Thoughts From the Belly of the Leviathan

The word of the Lord came to Jonah son of Amittai: “Go to the great city of Nineveh and preach against it, because its wickedness has come up before me.” But Jonah ran away … (Jonah 1:1-3).

When the pastor of my youth asked me whether I would consider the ministry, I took it seriously. But I was so strongly drawn to being an engineer that I chose not to pursue that path. I am still convinced I made the right decision, but ever since, I’ve sought consolation in the book of Jonah, seeing myself in him in more than one way.

I mean, I am really ready. Nobody can deliver fire and brimstone the way I can. If God is worried about the wickedness of this world, I am the one to turn the rocks over and reveal the scum. There are so many things I want to say.

But my plans haven’t necessarily turned out as I expected. I graduated third in my high school class, and you wouldn’t believe the difference in scholarship money between first and third place. I had to work my way through school. My first job objective was turbine design for the aircraft industry, but a poor grade in my fluid dynamics course changed that. Second, I decided to do robotics research at a national lab, but they turned me down. Third, I thought I’d design manufacturing robots – and I actually landed a job to do just that – even if I didn’t manage to make it out of the Midwest as I’d planned. Then, six months after I started work the company reorganized and I ended up doing computer programming. It took me eight years to get back into an engineering position.

I could also tell you how marriage and raising children are not at all what I had expected. My kids are experts at proving every theory I ever had wrong.

Things just haven’t happened the way I wanted them to. And all I can say is … “Praise God!” I have learned that I can tell my life two ways: as one disaster after another, or one blessing after another. The latter seems more God pleasing to me. Yes, there were a lot of things I wanted to say, but now I’m glad that many of them were never said. Even more so, my message is irrelevant. It is God’s message that is important.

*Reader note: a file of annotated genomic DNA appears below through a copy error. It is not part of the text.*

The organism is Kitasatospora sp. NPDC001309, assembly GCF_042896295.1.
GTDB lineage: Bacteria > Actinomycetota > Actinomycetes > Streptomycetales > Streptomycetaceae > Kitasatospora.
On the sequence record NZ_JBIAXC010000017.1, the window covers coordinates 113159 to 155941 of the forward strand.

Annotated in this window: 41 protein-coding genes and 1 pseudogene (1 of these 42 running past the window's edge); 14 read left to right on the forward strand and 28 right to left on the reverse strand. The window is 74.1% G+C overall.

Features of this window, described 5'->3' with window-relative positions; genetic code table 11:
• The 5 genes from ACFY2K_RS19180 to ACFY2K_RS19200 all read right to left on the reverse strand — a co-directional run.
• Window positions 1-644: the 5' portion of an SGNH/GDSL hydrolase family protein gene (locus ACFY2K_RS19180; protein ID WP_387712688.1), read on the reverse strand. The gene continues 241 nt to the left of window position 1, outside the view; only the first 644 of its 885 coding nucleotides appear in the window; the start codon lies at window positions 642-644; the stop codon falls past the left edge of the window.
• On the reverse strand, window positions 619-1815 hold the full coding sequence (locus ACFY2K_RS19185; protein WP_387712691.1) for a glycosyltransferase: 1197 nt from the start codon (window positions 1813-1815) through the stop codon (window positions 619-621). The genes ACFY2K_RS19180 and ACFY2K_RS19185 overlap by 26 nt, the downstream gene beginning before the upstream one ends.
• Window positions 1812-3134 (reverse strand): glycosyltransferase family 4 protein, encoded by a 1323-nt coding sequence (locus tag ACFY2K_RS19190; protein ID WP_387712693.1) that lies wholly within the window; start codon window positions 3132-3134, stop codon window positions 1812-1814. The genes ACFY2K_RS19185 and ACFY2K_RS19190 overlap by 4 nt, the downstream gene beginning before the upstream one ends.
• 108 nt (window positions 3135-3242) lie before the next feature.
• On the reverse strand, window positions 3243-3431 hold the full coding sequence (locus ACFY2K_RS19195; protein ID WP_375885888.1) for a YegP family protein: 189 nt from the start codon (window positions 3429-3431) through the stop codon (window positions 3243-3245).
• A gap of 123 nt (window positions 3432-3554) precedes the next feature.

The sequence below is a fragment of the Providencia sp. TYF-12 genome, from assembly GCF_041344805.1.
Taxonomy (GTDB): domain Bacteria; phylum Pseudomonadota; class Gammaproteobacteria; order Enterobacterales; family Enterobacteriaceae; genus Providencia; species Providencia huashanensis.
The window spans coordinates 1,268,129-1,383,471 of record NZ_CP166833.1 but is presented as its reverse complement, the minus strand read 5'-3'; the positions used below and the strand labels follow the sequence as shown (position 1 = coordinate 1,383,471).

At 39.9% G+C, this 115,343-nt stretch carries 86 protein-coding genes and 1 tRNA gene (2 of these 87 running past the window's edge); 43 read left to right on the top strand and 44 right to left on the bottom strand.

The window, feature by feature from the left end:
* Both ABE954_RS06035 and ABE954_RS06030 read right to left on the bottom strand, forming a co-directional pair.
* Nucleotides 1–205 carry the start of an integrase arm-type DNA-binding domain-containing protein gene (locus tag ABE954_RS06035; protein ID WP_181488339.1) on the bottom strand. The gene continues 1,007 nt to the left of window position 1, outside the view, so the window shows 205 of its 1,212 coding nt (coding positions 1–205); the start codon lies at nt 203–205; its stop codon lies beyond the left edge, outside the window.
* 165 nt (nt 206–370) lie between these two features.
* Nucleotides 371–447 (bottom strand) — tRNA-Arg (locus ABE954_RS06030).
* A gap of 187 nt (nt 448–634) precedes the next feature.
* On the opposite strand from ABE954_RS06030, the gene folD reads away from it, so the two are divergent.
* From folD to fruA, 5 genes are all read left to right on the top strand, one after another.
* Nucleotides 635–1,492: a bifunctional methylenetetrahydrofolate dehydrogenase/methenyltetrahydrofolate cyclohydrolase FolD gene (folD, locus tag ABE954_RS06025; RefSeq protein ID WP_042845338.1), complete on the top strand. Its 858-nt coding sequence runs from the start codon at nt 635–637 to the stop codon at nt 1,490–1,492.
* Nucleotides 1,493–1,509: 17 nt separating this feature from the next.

“Go to the great city of Nineveh and proclaim to it the message I give you.” (Jonah 3:2).

Jonah only heard the word “wickedness” in God’s first message, and, due to his situation, fully agreed. So God’s plan confused him, and he ran away. Despite what Jonah wanted to tell Nineveh about its wickedness, God’s plan was different: one of repentance, salvation, and joy.

I had the opportunity to lead a Bible study of the book of Jonah about a year ago. My friends have long known about my fascination with this book, and I think they enjoyed finally hearing me expound on why. Our human nature, however, is always looking for a catharsis. When a literature teacher studies Jonah, they find it sorely lacking in that regard. And, I think my friends were disappointed to hear me say that I still felt like I was in the belly of the Leviathan. They expected a happier ending.

However, a year can make a big difference. Over the last few months I have begun to get a vague picture of how the things I have been doing connect me to God’s will. I’m getting excited about where He plans to send me from here.

Kevin J Knox